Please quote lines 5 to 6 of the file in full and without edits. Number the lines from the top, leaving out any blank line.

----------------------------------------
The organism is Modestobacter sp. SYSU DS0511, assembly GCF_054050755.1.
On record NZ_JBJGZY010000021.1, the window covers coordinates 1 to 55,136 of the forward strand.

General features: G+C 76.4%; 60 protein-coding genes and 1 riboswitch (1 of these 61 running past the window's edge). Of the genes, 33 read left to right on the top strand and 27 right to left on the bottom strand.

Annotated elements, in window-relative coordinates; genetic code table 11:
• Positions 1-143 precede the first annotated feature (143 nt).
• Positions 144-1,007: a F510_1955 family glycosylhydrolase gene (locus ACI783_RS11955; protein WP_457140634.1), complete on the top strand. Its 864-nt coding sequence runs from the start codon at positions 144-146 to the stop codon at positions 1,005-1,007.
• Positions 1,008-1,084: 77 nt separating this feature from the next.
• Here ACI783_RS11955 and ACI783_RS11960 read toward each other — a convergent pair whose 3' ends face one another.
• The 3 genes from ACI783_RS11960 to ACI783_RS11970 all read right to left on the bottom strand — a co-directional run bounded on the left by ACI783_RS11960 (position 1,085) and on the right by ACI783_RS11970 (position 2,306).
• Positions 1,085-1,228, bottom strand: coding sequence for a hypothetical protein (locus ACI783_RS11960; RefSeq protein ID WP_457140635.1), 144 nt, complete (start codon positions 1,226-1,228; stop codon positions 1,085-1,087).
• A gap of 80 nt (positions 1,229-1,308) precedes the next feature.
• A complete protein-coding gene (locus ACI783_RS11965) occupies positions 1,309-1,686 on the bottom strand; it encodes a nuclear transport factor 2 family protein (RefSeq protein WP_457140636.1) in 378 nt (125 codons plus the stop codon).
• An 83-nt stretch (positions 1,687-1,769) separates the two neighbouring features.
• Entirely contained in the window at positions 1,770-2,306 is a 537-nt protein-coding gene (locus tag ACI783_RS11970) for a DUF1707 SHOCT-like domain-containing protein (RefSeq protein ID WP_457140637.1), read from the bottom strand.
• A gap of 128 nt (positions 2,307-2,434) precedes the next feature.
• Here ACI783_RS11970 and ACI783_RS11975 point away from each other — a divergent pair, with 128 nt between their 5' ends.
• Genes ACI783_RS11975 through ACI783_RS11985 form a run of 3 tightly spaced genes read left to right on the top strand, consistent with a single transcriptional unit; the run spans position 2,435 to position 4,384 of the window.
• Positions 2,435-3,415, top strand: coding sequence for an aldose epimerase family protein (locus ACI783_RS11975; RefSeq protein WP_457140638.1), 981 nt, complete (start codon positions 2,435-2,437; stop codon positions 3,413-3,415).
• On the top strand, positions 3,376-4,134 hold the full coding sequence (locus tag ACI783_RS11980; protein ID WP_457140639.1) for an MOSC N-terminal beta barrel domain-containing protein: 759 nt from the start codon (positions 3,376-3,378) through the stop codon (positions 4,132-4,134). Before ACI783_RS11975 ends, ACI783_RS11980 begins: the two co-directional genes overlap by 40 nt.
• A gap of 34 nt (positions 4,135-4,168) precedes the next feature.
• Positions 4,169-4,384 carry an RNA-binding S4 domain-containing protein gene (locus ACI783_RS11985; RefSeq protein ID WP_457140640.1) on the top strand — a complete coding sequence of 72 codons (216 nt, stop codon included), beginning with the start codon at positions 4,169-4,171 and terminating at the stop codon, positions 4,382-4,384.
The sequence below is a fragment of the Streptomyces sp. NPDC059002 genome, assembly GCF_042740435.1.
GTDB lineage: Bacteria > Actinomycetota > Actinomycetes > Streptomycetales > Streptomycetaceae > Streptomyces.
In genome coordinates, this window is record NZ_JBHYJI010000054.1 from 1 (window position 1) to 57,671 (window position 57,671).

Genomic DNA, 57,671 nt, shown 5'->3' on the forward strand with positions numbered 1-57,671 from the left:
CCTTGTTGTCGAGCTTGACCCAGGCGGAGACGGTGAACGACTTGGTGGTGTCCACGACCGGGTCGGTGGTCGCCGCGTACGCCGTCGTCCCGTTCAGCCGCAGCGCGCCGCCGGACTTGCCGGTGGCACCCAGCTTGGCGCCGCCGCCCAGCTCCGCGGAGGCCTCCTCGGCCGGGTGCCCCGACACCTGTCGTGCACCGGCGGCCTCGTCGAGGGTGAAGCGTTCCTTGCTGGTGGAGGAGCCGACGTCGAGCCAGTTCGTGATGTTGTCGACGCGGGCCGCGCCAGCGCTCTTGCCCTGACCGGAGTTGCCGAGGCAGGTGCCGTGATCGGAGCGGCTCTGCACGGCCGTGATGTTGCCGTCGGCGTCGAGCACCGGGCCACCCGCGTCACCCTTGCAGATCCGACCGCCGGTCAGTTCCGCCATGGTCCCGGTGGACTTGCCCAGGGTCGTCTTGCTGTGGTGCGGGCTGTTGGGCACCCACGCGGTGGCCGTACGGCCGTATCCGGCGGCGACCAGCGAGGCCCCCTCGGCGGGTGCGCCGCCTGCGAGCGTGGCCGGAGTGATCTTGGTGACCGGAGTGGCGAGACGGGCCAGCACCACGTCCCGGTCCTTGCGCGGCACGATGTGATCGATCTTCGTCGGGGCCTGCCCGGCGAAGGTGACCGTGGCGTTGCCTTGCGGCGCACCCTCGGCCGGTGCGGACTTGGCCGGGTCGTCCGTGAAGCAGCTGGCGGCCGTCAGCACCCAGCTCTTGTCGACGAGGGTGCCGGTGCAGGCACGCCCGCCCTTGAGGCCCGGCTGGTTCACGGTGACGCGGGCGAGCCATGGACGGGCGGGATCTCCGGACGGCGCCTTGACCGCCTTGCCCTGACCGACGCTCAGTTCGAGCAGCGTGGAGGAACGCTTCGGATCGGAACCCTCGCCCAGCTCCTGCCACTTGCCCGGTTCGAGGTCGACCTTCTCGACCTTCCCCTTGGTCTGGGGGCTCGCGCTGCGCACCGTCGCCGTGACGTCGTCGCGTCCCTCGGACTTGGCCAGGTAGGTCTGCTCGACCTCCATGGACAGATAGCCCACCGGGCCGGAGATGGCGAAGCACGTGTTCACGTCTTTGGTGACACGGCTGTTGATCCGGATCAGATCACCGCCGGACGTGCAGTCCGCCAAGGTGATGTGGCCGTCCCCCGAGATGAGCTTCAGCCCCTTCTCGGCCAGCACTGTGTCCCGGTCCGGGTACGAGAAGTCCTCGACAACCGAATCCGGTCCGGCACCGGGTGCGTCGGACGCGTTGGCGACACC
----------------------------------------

• Positions 1-143 precede the first annotated feature (143 nt).
• Positions 144-1,007: a F510_1955 family glycosylhydrolase gene (locus ACI783_RS11955; protein WP_457140634.1), complete on the top strand. Its 864-nt coding sequence runs from the start codon at positions 144-146 to the stop codon at positions 1,005-1,007.